The Jazz Singer
Director: Alan Crosland
Starring: Al Jolson, May McAvoy
There are many reasons that films are considered “Must See.” For many, it’s some certain inherent artistic merit. For a few, it’s historical relevance. In my opinion, The Jazz Singer may not be loaded with artistic merit, but there is no denying its historical relevance.
Jakie Rabinowitz (Jolson) is the son of a cantor, and his family is very active in their synagogue. His father has trained Jakie in music with the intent of him taking over as cantor one day, but Jakie loves to sing jazz. This eventually causes his father to disown him, and Jakie changes his name to “Jack Robin” and takes his act on the road. Striking it big as a performer and meeting a pretty girl along the way (McAvoy), eventually Jakie returns home to New York City to make his Broadway debut and tries to fix things up with his pa. Naturally the conflict between family and career is only heightened.
The story is pretty standard, blatantly overtly sentimental fare. The acting is not acting but over the top mugging. To quote my teenaged students, “not gonna lie,” it gets pretty boring. The Jazz Singer is NOT gripping entertainment. It’s tough, especially when I compare it to some of the stand out silent films from 1927, like Sunrise, The General, The Unknown, and Metropolis. The Jazz Singer falls so spectacularly flat in comparison. So to me, if you’re looking for entertainment, go elsewhere, because I found precious little of it in The Jazz Singer.
And curiously, perhaps I should respond to the story because estrangement is, unfortunately, a very real part of my immediate family history (and that’s all I’m going to get into here). But there was no wailing, no gnashing of teeth, no tearing of hair in the estrangement in my family. Perhaps, then, I don’t react well to films that depict it in this way. Kind of a “been there, done that, doesn’t look at all like you’ve portrayed it in your film.” So despite what SHOULD be a bit of a personal connection to the story, I found absolutely none.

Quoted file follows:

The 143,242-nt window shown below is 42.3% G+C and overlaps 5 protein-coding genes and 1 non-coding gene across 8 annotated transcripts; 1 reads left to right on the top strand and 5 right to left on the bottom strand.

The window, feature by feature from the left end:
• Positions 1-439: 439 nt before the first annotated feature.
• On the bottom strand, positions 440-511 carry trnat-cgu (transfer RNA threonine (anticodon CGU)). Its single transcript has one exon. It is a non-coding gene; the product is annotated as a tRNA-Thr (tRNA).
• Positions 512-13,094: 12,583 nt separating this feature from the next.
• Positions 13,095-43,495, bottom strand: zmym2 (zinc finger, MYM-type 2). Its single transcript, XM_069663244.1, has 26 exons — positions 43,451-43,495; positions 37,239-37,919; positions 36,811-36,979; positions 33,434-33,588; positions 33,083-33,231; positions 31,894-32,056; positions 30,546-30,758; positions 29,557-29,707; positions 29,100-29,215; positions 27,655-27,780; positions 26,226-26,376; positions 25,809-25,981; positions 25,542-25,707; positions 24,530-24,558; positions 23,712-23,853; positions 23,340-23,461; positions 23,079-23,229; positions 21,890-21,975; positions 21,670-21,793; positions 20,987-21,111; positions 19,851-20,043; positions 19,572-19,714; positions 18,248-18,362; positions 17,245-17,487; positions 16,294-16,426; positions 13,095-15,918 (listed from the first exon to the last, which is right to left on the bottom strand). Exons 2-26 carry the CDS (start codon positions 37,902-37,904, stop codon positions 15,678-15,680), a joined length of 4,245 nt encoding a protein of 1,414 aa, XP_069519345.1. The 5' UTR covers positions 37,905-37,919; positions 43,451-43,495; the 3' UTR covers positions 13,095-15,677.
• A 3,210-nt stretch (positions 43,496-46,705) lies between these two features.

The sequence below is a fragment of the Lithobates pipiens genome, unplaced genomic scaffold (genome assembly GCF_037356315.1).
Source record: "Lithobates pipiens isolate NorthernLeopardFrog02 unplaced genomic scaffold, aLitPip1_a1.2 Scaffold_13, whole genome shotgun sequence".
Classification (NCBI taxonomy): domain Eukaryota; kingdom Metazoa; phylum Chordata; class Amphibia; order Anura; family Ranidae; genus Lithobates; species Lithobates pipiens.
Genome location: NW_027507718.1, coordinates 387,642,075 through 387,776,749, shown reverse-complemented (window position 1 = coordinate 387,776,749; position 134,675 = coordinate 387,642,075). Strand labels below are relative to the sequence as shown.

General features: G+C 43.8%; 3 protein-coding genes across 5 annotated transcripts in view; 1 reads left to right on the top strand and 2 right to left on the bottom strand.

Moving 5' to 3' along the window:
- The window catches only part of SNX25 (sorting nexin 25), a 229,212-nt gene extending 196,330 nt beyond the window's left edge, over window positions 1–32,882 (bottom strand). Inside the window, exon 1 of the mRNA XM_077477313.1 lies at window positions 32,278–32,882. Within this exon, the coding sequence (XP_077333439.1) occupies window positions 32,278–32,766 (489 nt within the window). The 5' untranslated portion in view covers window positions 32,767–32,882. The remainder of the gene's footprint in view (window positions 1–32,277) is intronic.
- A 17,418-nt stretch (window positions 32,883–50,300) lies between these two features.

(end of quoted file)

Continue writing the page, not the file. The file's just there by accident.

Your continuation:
But I will never quibble with The Jazz Singer’s inclusion in any kind of list that deals with significant film. It’s hard to argue with “first feature length film that included sound.” There was no one change that so utterly altered the landscape of film as the addition of sound, and The Jazz Singer is a huge part of that change. It wasn’t that it was the first film to have sound (there were shorts that preceded it that had audio songs), but its enormous popularity – and the boatloads of money it made – signaled to the film industry that audiences would eat up “talkies.” A misconception to the general public is that The Jazz Singer is the first all-sound film when it’s really a combination silent/sound film, with nearly all the dialogue and dramatic scenes done in traditional silent film style with intertitles, but the musical numbers are in sound. Originally only intending to include sound for the musical numbers, Jolson improvised a dialogue scene with his mother in between singing. This then made The Jazz Singer the first film with recorded dialogue. When I first saw The Jazz Singer, I was seeing films chronologically by decade. I had been immersed in silent films (a fact that helped me appreciate them better), and in all honesty, when Jolson talks to his mother, it was rather magical. I can understand why audiences at the time couldn’t get enough. As Jolson famously ad-libbed, “You ain’t heard nothin’ yet!”